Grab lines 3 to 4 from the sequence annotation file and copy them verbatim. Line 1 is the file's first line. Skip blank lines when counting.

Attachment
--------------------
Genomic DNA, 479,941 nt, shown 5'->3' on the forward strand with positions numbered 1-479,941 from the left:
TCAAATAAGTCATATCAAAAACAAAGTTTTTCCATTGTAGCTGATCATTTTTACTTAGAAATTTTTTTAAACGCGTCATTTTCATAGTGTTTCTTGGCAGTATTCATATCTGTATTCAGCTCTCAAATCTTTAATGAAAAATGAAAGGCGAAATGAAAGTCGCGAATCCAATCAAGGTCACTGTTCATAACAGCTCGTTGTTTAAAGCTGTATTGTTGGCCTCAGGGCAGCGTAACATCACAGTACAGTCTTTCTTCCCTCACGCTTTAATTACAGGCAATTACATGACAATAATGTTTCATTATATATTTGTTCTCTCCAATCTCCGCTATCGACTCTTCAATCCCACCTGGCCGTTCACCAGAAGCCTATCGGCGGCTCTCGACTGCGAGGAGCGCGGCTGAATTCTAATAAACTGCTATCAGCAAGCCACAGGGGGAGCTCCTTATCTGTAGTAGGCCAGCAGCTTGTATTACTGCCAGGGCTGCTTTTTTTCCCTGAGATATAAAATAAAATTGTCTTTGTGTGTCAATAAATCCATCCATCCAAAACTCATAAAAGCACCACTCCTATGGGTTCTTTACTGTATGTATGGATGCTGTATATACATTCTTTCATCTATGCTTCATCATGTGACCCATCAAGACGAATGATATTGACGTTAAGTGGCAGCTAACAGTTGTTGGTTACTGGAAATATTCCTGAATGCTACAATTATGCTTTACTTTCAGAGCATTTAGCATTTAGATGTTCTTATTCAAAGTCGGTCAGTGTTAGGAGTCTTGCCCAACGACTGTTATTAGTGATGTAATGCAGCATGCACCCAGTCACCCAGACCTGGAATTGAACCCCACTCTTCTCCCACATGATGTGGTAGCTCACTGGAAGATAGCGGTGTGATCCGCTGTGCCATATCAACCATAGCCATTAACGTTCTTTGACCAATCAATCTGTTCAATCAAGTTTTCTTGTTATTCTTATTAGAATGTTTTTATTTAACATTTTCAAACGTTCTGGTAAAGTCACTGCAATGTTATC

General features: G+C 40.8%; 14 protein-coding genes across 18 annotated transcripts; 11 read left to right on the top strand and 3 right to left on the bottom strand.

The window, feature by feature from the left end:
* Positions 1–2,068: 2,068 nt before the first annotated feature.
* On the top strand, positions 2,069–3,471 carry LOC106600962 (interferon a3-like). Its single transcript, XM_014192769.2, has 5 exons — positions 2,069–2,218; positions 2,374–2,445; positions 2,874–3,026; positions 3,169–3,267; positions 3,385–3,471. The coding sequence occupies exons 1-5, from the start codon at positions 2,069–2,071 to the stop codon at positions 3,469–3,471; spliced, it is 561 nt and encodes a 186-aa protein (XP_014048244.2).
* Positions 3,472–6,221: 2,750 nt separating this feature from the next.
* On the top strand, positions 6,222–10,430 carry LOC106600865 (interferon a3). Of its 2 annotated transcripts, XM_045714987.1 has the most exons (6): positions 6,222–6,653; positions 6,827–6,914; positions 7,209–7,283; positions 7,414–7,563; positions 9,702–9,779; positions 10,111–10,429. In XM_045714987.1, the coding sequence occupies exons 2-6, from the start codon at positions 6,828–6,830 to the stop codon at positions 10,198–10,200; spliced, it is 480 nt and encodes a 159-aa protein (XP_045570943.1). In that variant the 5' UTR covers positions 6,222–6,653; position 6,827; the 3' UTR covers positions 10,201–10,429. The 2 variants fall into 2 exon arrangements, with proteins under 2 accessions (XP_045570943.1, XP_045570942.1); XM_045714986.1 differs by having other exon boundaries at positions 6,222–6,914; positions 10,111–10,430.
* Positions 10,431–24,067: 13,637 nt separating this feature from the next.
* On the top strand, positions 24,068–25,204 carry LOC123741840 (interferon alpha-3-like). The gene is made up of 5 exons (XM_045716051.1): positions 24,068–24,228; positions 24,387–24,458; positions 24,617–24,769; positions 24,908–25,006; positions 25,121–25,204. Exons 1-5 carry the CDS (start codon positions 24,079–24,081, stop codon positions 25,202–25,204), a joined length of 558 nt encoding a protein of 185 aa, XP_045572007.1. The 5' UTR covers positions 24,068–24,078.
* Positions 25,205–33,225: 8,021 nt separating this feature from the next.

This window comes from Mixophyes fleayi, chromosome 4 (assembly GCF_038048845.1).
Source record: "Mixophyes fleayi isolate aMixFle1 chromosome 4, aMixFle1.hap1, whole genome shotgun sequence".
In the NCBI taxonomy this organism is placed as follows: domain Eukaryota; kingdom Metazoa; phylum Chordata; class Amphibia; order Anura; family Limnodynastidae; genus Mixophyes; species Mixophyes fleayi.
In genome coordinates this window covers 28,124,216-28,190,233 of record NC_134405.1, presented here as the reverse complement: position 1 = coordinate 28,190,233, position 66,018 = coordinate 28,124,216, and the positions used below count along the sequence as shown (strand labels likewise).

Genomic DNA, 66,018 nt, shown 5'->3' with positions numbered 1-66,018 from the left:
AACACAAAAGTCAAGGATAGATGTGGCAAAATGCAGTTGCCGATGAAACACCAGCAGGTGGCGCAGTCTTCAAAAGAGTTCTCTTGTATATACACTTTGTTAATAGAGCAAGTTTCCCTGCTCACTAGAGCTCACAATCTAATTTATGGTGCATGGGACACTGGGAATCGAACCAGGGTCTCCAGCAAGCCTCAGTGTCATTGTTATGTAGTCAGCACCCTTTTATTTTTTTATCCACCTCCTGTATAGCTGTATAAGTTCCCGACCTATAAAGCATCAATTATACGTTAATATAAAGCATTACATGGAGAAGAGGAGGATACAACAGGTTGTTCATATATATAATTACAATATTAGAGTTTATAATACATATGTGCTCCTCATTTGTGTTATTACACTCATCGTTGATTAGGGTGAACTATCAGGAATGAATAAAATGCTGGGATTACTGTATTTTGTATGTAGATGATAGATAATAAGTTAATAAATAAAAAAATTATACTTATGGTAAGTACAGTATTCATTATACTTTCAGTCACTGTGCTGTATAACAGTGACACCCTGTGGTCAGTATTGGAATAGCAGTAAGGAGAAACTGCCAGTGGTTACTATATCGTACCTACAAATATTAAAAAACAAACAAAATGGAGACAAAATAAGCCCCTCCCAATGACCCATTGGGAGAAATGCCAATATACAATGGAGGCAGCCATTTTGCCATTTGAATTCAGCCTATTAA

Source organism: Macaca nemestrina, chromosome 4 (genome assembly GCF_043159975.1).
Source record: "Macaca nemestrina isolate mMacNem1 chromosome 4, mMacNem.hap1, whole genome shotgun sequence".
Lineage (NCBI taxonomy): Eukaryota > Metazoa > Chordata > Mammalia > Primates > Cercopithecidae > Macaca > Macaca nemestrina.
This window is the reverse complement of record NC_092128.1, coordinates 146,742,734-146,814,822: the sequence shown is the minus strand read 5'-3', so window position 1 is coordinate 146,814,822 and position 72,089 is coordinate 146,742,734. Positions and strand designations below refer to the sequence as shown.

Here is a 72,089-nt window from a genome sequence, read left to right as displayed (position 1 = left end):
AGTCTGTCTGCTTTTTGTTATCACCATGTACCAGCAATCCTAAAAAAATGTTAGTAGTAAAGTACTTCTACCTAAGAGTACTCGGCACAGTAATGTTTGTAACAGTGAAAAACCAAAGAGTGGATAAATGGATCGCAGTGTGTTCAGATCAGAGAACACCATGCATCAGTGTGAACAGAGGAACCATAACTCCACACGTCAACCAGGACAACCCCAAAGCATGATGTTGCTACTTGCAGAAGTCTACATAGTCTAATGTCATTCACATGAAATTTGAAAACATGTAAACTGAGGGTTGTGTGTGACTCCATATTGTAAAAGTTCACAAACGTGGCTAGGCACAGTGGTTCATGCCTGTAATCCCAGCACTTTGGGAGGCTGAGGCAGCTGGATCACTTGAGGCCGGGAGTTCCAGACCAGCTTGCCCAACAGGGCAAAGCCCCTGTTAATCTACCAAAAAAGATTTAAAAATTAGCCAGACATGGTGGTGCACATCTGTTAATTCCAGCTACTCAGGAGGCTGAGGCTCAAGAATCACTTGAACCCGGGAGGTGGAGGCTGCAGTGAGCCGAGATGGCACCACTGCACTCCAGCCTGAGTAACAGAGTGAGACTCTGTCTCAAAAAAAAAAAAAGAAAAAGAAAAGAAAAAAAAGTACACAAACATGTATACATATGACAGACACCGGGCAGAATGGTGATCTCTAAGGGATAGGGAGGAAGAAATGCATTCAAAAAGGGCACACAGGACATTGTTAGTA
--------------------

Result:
General features: G+C 40.8%; 14 protein-coding genes across 18 annotated transcripts; 11 read left to right on the top strand and 3 right to left on the bottom strand.

The window, feature by feature from the left end: